In radiation protection, dose limits are set to limit stochastic effects to an acceptable level and prevent deterministic effects completely. Note that stochastic effects arise from chance: the greater the dose, the more likely the effect. Deterministic effects normally have a threshold: above this, the severity of the effect increases with the dose. Dose limits are a fundamental component of radiation protection, and breaching these limits is against radiation regulation in most countries. Note that the dose limits described in this article apply to routine operations. They do not apply to an emergency when human life is endangered, and they do not apply in emergency exposure situations where an individual attempts to prevent a catastrophic situation.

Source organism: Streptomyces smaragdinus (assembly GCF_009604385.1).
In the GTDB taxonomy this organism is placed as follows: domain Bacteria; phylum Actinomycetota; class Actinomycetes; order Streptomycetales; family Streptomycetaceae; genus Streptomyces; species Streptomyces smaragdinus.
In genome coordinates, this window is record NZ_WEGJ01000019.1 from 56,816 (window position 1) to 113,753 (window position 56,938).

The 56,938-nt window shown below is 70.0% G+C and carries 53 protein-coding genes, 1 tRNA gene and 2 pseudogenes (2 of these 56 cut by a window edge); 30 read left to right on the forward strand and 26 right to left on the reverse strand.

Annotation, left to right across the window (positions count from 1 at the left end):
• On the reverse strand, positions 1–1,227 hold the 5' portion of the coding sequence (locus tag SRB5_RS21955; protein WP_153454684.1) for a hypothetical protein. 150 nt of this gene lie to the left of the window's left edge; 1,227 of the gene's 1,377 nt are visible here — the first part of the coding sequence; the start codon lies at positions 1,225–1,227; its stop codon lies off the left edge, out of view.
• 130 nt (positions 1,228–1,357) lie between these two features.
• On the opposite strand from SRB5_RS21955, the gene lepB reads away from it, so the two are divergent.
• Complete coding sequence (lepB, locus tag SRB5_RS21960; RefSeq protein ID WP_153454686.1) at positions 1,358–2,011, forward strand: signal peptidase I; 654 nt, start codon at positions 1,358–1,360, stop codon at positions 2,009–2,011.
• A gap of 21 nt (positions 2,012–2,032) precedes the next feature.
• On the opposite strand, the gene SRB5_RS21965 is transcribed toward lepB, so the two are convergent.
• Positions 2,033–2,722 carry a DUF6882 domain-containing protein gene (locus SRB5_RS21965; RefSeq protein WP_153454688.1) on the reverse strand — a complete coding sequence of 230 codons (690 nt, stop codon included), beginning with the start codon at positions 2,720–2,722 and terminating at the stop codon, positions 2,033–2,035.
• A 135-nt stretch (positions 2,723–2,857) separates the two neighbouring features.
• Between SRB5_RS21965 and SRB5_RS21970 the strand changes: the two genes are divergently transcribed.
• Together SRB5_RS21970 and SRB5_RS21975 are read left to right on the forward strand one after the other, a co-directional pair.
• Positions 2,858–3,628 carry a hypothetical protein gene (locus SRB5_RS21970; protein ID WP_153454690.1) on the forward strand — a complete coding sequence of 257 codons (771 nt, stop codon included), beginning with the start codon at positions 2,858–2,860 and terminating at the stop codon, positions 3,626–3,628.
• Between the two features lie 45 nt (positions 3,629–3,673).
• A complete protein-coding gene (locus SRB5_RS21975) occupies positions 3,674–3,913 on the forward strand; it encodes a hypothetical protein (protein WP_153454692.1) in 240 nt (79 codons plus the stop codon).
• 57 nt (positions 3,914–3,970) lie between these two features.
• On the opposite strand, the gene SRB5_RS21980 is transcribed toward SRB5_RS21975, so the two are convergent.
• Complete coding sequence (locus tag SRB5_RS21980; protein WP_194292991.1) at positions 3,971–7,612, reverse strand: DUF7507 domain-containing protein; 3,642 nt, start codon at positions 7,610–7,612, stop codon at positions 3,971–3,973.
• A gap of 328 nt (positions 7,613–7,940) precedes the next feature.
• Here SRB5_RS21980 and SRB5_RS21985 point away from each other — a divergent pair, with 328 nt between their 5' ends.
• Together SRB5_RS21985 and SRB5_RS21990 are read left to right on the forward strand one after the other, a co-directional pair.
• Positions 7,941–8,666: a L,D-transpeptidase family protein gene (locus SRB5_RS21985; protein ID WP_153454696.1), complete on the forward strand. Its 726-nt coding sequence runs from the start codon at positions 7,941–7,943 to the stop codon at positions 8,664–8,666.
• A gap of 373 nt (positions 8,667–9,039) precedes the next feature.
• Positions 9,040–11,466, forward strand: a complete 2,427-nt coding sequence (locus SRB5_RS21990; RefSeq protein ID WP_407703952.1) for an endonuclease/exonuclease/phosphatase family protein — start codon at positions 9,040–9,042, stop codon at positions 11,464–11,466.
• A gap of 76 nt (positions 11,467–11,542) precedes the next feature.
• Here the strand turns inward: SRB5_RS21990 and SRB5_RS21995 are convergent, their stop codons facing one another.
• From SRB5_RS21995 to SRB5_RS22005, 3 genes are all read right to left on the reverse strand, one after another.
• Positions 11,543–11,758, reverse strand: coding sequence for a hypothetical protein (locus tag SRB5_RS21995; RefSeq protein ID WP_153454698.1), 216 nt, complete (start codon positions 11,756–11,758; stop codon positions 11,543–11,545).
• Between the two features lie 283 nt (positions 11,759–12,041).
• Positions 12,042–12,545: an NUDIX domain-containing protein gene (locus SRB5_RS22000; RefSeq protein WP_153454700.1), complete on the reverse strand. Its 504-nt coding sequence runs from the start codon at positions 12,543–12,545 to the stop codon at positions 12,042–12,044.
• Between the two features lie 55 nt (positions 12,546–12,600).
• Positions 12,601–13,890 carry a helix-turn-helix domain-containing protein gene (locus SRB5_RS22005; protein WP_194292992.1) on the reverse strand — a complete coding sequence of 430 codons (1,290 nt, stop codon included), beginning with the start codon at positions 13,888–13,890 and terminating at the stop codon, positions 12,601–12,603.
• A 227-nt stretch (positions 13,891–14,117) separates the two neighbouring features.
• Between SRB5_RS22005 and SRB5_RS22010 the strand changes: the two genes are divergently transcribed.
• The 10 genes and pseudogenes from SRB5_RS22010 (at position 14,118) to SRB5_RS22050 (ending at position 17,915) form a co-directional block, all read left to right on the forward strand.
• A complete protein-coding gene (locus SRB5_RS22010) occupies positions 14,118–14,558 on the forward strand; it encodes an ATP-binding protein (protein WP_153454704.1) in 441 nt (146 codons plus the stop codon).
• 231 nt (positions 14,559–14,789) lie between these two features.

The limits are split into two groups, the public and occupationally exposed workers. According to ICRP, occupational exposure refers to all exposure incurred by workers in the course of their work, except for

  1. excluded exposures and exposures from exempt activities involving radiation or exempt sources
  2. any medical exposure
  3. the normal local natural background radiation.

The following table summarizes dose limits for occupationally exposed workers and the public:

dose limits - radiation
Table of dose limits for occupationally exposed workers and the public.
Source of data: ICRP, 2007. The 2007 Recommendations of the International Commission on Radiological Protection. ICRP Publication 103. Ann. ICRP 37 (2-4).

According to the recommendation of the ICRP in its statement on tissue reactions of 21. April 2011, the equivalent dose limit for the eye lens for occupational exposure in planned exposure situations was reduced from 150 mSv/year to 20 mSv/year, averaged over defined periods of 5 years, with no annual dose in a single year exceeding 50 mSv.